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I don’t feel sexual attraction or want to have sex. That’s what being asexual means for me. I had a conversation with a friend once and she was talking about boys she liked. And I said, “hang on, you’d want to bang that person walking past?” And she said, “yeah I would!” I couldn’t understand that. You see someone walking past and you think that you’d like to have sex with them? I’ve never met someone and thought, I’d like to fuck them. To me, that feels very alien and confusing. A lot of it comes down to the fact that I don’t feel sexual attraction. That’s what it comes down to for me, personally.
I feel romantically attracted to people, but it doesn’t mean that I want to have sex with them. Sometimes people expect that the right person will come along and I’ll think, Now I want to fuck you! But it’s not about finding the right person. It’s about something inherent inside of me.
I’m still trying to figure out physical closeness for myself. How can you show intimacy without being physically close to someone? How can you be romantically attracted to someone, without ever touching them?
My feelings on physical touch fluctuate. Sometimes I don’t want anyone to hug me, but sometimes I do want that closeness and for someone to hold me when I’m sad. It’s hard, because when you don’t know what your boundaries are for yourself, how can you dictate that to other people? I’m still trying to figure that out.
Would I ever want to kiss someone? Yes and no. My gut says no, mostly. There have been times when I’ve wanted to kiss someone, but I freeze and my brain shuts off. But kissing feels less intimidating than sex. It feels like something a part of me might want. I know that I never want to have sex—that’s a solid pillar for me. But touch feels more like a movable pillar for me. Sometimes I want touch; sometimes I don’t.
There are times when I envy people who can have sex. But at the same time, it’s not right for me right now. Nothing is ever set in stone, so I accept that I might one day change. But for me now, my asexuality feels quite strong.
When I was at school, and you’re a teenager just trying to fit in in this intense, peer-pressured environment, being asexual makes you feel even more different. I couldn’t figure out that everyone was having sex because they wanted to. I thought they were just doing it because they had to. I remember getting annoyed at films or TV shows, because they always had to have a sex scene. I’d think , What’s the point of this? It doesn’t push the narrative at all. Or with Buffy—she was a badass woman doing amazing stuff. I found it so annoying that she had to have sex, because I really wanted to be able to relate to her.
Being asexual can make you feel like you’ve missed a big punchline somewhere, like, everyone’s in on a secret but they’re not letting you in on it. There were times that I thought that one day the "sex" button would click, and I would just want to have sex. I think that deep down, there’s a part of me that still believes that might happen. But as I get older, I feel less likely that it’s one day going to happen. And I’m OK with it.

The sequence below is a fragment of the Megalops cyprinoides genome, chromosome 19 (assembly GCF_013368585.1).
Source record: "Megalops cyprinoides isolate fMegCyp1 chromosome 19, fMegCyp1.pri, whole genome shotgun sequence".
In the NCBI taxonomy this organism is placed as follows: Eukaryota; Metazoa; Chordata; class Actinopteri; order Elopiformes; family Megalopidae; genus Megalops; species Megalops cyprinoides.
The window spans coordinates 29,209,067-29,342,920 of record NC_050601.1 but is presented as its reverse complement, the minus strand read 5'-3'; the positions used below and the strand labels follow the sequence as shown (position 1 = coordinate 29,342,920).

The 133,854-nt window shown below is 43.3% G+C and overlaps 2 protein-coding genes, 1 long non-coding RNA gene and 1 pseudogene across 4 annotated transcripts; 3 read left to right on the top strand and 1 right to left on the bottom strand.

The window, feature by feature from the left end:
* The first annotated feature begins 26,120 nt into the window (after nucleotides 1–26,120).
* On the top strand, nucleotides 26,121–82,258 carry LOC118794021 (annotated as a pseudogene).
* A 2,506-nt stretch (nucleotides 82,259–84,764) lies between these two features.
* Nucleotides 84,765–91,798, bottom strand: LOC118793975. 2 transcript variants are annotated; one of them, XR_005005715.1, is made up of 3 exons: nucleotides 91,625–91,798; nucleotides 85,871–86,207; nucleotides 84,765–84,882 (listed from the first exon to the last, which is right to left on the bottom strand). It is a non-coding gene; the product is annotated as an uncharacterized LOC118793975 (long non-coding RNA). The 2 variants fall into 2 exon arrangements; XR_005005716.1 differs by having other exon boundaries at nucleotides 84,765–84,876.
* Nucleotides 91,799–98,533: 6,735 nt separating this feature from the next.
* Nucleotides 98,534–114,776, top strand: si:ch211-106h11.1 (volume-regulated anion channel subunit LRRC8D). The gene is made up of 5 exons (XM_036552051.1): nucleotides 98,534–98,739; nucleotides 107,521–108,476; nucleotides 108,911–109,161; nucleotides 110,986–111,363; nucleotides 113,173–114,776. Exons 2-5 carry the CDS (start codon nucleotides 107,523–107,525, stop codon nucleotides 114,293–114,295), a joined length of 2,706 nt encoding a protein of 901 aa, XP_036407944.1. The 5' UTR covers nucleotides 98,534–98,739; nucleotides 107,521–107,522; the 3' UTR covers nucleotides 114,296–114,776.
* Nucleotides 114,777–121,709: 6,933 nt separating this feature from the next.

It’s only recently that I’ve got my head around being asexual. Now, I feel like I have more ownership over that term. A big part of that was meeting other asexual people. I have a friendship group of queer asexual people, which is amazing. We chat about sex, but also about totally unrelated things. Being around them, I don’t think, Maybe there’s a light switch in me that hasn’t gone off. Maybe I don’t need to bloom because I have bloomed. Maybe this is me—the weird, cactus-y, hairy flower that I am.
The way society reads relationships is very sex-based. You’re in a relationship with someone if you’re having sex, basically. But if you’re not having sex, what are you? You’re just mates. What I want to explore is how you can have a relationship that isn’t just sex based. How do we go beyond this? How can we radicalize normative, existing relationship structures?
I don’t particularly date, but I have asexual friends who do. One of them is in a relationship with a polyamorous person, which is really great, because their sexual needs could be met outside the relationship while still allowing their relationship to be a snapshot of what they needed for each other.
It feels quite taboo to say, “I never want to have sex, ever.” So finding other asexuals was really powerful for me, just to be able to hear people say things like that. I remember the first time I met asexual people, I just wanted to talk to them forever, because it was so empowering to hear your experiences reflected back at you for the first time.
I remember confiding in a friend that, for me, sex feels really violent. I can’t separate sex from violence in my head. And my friend just couldn’t understand it, and I felt so on the spot. For me, those two things are in the same box sometimes, even if I can’t explain why.
I identify as queer. A lot of people ask me, how can you be asexual and have a queer identity? But I don’t think sexuality is determined by who you’re having sex with. For me, being queer is about being radical—it’s about queering all forms of normative identity. It’s queering every space you’re in.
What I wish people knew about asexuality is that it’s OK not to have sex, and that it’s OK to have sex and to be asexual, and there’s no definitive asexuality. I don’t think your sexuality ever fully reveals itself. You just see glimpses of it. I would tell my younger self: "Hang in there, because although things might not make sense now, they’ll make sense later. And it’s okay to feel alienated. Don’t feel like you have to fit in and be 'normal.'"